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Press briefing on sustainable development commission


The challenges before the Commission on Sustainable Development were of great importance for the international community, particularly in terms of achieving the Millennium Development Goals and for the broader development agenda agreed in United Nations conferences, José Antonio Ocampo,
Under-Secretary-General for Economic and Social Affairs, said at Headquarters this morning.

Briefing correspondents on the opening of the Commission’s thirteenth session, he said those challenges involved social dimensions -- access to clean water and sanitation facilities, as well as a reduction in the number of
slum-dwellers -- and environmental dimensions, relating to better use of water resources and the reduction of contamination of water.

While there had been significant progress with regard to the social dimensions, with 1 billion people having got access to clean water and sanitation facilities since 1990, the challenge was still larger than that.  In order to meet the Millennium goal of halving the number of those lacking access by 2015, there was a need to raise the pace of improvements so that 1.5 billion people had access to clean water and 1.9 billion had access to sanitation facilities.

The situation of slum-dwellers was even worse, as their numbers continued to increase, especially in the developing world, where all the population growth of the coming decades would take place in cities, he said.  That, in turn, led to the major challenge of upgrading and facilitating access to housing and urban services for the poor.  The problem was particularly daunting in Africa, where a significant proportion of people already lived in slums.

He said the Commission had to agree on international actions that could accelerate the rate of progress, as well help to disseminate good practices that had allowed progress, particularly in the water and sanitation area, in past decades.  The Commission’s major task in the next two weeks, therefore, was agreeing on international actions by United Nations agencies, as well as bilateral activities by major donors, and to disseminate among MemberStates and partnerships whatever good practices that could be scaled up and multiplied.

In the case of water, the Commission would discuss how to improve low-cost approaches, such as rainwater harvesting, which had been promising in low-income countries where it would take time to develop infrastructure.  Another low-cost solution was the tapping of groundwater resources.  The Commission would also discuss proposals contained in reports of the Secretary-General on how to improve efficiency in agriculture, which was the largest consumer of water in the developing world and which, in many cases, made inefficient use of the commodity.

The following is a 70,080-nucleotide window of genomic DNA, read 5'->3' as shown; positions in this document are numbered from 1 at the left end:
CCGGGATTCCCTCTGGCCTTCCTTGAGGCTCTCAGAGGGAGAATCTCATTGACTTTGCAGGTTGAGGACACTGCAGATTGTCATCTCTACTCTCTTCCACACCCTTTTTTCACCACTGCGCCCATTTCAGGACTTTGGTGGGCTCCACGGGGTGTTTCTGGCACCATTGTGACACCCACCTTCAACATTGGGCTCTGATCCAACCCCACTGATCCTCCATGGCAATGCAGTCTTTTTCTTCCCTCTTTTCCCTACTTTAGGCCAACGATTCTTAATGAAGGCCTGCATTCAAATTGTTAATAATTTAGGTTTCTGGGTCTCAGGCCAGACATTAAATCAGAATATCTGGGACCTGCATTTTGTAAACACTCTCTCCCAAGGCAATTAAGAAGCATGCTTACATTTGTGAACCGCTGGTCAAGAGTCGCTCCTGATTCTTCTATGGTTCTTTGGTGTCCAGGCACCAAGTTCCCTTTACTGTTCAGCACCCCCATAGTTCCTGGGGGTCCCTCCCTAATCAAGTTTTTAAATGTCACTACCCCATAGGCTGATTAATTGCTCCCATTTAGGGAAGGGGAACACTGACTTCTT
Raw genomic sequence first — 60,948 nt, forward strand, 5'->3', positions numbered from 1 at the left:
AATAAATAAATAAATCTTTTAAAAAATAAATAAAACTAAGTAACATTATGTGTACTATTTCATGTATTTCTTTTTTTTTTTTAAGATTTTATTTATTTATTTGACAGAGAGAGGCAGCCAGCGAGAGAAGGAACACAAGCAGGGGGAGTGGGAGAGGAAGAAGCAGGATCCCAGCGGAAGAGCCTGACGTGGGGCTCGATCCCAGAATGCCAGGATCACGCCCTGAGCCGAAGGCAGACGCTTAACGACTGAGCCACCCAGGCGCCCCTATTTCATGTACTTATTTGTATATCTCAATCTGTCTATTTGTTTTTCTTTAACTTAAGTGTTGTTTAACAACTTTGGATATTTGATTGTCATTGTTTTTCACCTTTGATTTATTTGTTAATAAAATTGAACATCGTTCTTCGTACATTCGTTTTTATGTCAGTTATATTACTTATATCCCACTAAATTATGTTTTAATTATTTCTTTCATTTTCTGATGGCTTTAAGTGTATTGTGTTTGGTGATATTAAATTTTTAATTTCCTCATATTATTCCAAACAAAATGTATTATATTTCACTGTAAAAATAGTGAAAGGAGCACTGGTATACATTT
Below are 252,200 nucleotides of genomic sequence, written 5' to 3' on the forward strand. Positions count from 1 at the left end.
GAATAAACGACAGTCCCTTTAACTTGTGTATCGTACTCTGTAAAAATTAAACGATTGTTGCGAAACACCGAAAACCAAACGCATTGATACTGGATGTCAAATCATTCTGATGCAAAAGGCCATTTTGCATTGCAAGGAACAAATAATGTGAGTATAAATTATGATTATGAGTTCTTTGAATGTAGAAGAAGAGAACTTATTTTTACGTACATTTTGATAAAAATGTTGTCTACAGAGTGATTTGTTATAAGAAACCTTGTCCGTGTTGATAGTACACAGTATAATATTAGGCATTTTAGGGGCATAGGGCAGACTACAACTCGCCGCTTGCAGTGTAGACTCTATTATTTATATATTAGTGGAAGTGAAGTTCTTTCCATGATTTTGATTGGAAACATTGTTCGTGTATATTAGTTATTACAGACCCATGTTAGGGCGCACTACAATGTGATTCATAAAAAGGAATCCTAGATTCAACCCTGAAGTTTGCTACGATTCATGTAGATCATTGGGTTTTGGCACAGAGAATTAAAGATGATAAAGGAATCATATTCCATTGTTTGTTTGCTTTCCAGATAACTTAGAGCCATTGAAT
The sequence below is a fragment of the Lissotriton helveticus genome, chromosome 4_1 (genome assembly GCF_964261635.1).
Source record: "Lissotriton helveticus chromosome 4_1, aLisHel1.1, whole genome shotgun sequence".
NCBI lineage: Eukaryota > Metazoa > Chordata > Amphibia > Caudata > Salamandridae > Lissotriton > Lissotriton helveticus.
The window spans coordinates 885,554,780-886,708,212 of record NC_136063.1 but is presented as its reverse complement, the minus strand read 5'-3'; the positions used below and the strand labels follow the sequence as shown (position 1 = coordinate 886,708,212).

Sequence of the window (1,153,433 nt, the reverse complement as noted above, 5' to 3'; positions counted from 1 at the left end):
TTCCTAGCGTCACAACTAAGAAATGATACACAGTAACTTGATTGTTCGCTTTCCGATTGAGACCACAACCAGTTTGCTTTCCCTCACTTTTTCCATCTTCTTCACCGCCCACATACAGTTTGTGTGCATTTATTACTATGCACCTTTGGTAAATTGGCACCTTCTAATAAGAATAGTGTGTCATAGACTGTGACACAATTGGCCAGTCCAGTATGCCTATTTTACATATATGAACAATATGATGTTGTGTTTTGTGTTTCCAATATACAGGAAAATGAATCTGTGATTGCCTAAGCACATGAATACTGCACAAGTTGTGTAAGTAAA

The Commission’s discussions, he said, would also include the importance of education in the water and sanitation area; the crucial role of women as agents of development and in influencing the hygiene and behaviour of young children; and how to process water, reduce contamination and the extent to which it could be reused after simple processing.  On human settlements, the Commission would discuss how to make housing affordable for poor people in
low-income countries.  Several initiatives were being undertaken to improve security of tenure for slum-dwellers.

Recalling that decisions taken at Johannesburg had resulted in some
300 private-public partnerships registered with the United Nations in the area of sustainable development, he said that a large proportion of them were in the area of water.  The Partnerships Fair and the Learning Centre would be among the major side events of the Commission’s two-week session.

A correspondent, citing the statement that there could be no security without development, or development without security, asked whether that situation should be seen as a paradigm or a vicious cycle.

Mr. Ocampo replied that it was clear from the Secretary-General’s report, as well as that of the High-Level Panel of Threats, Challenges and Change, that the incidence of conflict was highest in the poorest countries.  However, it was possible to break the vicious cycle through a specific commitment to the development of the poorest countries.

Asked by the same journalist how the focus on terrorism by the
United States could be squared with the development focus of others, he said there was broad agreement within the international community that the two dimensions were highly related.  Civil strife was a major characteristic of the world’s poorest countries.

Responding to a question about affordable housing for Brazil’s
slum-dwellers and about that country’s street children, he said Brazil had many interesting experiences, including successful slum upgrading.

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For information media. Not an official record.